- ESC-< go to the beginning of the file
- ESC-a go to beginning of the sentence
- ESC-e go to end of the sentence
- C-a go to beginning of the line
- C-e go to the end of the line
- M-x goto-line go to the line specified
- C-e RET simulate o in vi
- C-a RET simulate O in vi
- C-Up go to the cursor location before a chunk of test pasted
- C-v page down
- M-v page up
Searching and Replacing
ESC-% (query-replace) - ask before replacing each OLD STRING with NEW STRING.
- Type y to replace this one and go to the next one
- Type n to skip to next without replacing
- Type ! to replace this one and remaining replacements without asking
- See more options in GNU manual
Esc-x replace-string replace all occurrences of OLD STRING with NEW STRING.
ESC-x list-matching-lines lists all the lines matching your pattern in a separate buffer, along with their numbers. Use "ESC-x goto-line" to go to the occurrence you're interested in.
Manage Split Windows
- C-x 2 split-window-below
- C-x 3 split-window-right
- C-x 1 delete-other-windows (unsplit all)
- C-x 0 delete-window (remove current pane)
- C-x o other-window (cycles among the opening buffers)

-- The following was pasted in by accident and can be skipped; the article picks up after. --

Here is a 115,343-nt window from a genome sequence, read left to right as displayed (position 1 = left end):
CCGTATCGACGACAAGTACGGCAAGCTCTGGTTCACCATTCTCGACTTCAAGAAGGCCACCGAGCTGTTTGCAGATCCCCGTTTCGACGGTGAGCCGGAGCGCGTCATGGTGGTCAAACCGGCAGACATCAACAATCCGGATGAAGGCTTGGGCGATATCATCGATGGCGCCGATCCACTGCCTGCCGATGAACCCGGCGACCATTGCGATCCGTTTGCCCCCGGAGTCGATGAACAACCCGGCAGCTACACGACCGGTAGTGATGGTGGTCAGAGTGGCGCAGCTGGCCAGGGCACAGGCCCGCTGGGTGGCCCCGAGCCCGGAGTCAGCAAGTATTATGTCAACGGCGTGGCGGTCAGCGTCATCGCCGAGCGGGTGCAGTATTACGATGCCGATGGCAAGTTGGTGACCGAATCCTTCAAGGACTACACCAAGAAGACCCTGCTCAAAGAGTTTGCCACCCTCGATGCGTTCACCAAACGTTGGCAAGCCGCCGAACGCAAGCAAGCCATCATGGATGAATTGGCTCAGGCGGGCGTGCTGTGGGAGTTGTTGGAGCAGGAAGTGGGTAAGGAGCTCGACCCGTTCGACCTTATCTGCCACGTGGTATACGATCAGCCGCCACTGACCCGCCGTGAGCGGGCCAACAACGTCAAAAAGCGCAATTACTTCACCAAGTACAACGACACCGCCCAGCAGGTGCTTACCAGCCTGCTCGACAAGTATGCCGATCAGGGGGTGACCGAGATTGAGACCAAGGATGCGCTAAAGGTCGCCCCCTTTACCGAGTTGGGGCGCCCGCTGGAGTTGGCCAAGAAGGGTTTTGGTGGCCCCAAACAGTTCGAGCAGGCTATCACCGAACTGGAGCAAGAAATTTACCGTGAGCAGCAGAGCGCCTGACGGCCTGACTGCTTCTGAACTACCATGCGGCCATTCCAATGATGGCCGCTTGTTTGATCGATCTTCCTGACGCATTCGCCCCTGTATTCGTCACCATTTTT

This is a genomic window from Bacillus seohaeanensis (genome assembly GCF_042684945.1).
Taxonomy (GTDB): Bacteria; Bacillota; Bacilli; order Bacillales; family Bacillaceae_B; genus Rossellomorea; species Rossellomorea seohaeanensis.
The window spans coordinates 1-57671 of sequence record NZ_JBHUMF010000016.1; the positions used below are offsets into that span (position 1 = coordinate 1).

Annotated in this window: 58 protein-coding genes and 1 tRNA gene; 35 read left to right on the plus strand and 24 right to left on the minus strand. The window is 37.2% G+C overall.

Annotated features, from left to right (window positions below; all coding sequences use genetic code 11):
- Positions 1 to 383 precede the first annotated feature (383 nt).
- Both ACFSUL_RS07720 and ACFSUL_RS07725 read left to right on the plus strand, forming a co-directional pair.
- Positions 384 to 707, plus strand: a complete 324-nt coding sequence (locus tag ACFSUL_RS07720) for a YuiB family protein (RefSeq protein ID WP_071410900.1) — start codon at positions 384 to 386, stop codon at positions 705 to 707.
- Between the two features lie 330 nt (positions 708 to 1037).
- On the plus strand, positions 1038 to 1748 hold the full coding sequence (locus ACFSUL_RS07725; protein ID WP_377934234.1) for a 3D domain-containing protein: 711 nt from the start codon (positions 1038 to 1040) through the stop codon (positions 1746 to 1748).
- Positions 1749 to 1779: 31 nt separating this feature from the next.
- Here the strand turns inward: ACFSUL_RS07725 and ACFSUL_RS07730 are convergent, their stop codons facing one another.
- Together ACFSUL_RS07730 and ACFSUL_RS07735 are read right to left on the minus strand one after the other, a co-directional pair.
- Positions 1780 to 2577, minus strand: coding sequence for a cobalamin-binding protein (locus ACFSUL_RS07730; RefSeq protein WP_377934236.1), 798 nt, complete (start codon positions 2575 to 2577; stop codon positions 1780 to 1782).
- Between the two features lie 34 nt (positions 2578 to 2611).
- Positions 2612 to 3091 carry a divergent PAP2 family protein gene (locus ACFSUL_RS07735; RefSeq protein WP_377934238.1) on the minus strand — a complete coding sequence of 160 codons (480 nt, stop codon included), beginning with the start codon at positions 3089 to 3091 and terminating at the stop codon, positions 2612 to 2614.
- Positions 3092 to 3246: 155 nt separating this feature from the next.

File Management (dired mode)
- M-x dired start view directory
- ^ go to parent dir
- g refresh dir listing
- q Quit dired mode (buffer still exists)
- RET Open the file or directory (this will open with another buffer). If you want to stick with one buffer, use a.
- o Open file in another window (move cursor to that window as well)
- C-o Open file in another window but stay on dired buffer
- + create new dir
- C-x C-f Create a new file (yes, the command is the same as opening a new file in non-dired mode)
- M-x whitespace-mode allows you to explicitly see white-space, tab, newline. Especially useful when work with python.
- M-x sort-lines allows you to sort the marked region alphabetically. Especially useful when work with lots of Java import or C #include
- C-x l count number of the lines for the file; give the current line number; list how many lines left.
When running Emacs in a terminal, you can press C-z, type the shell command and then resume Emacs with fg
How can I get Emacs to reload all my definitions that I have updated in .emacs without restarting Emacs?
You can use the command load-file (M-x load-file, then press return twice to accept the default filename, which is the current file being edited).